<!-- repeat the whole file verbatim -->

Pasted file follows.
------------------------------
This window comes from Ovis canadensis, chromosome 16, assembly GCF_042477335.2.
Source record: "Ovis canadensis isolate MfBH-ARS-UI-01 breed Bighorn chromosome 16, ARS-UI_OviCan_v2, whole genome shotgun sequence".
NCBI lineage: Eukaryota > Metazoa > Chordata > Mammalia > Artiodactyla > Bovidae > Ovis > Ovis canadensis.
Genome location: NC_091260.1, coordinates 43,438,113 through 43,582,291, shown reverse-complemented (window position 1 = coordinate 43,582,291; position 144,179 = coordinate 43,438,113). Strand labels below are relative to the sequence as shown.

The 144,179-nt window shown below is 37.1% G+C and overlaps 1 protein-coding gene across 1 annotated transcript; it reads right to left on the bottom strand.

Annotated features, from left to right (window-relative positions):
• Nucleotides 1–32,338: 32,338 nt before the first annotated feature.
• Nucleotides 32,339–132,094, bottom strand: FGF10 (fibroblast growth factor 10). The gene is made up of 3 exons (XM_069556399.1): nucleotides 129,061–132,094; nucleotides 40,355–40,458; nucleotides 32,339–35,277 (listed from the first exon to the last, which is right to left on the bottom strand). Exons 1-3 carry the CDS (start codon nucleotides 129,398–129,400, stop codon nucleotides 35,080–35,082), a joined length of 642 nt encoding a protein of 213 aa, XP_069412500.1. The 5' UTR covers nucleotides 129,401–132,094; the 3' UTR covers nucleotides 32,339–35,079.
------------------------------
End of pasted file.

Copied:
This window comes from Ovis canadensis, chromosome 16, assembly GCF_042477335.2.
Source record: "Ovis canadensis isolate MfBH-ARS-UI-01 breed Bighorn chromosome 16, ARS-UI_OviCan_v2, whole genome shotgun sequence".
NCBI lineage: Eukaryota > Metazoa > Chordata > Mammalia > Artiodactyla > Bovidae > Ovis > Ovis canadensis.
Genome location: NC_091260.1, coordinates 43,438,113 through 43,582,291, shown reverse-complemented (window position 1 = coordinate 43,582,291; position 144,179 = coordinate 43,438,113). Strand labels below are relative to the sequence as shown.

The 144,179-nt window shown below is 37.1% G+C and overlaps 1 protein-coding gene across 1 annotated transcript; it reads right to left on the bottom strand.

Annotated features, from left to right (window-relative positions):
• Nucleotides 1–32,338: 32,338 nt before the first annotated feature.
• Nucleotides 32,339–132,094, bottom strand: FGF10 (fibroblast growth factor 10). The gene is made up of 3 exons (XM_069556399.1): nucleotides 129,061–132,094; nucleotides 40,355–40,458; nucleotides 32,339–35,277 (listed from the first exon to the last, which is right to left on the bottom strand). Exons 1-3 carry the CDS (start codon nucleotides 129,398–129,400, stop codon nucleotides 35,080–35,082), a joined length of 642 nt encoding a protein of 213 aa, XP_069412500.1. The 5' UTR covers nucleotides 129,401–132,094; the 3' UTR covers nucleotides 32,339–35,079.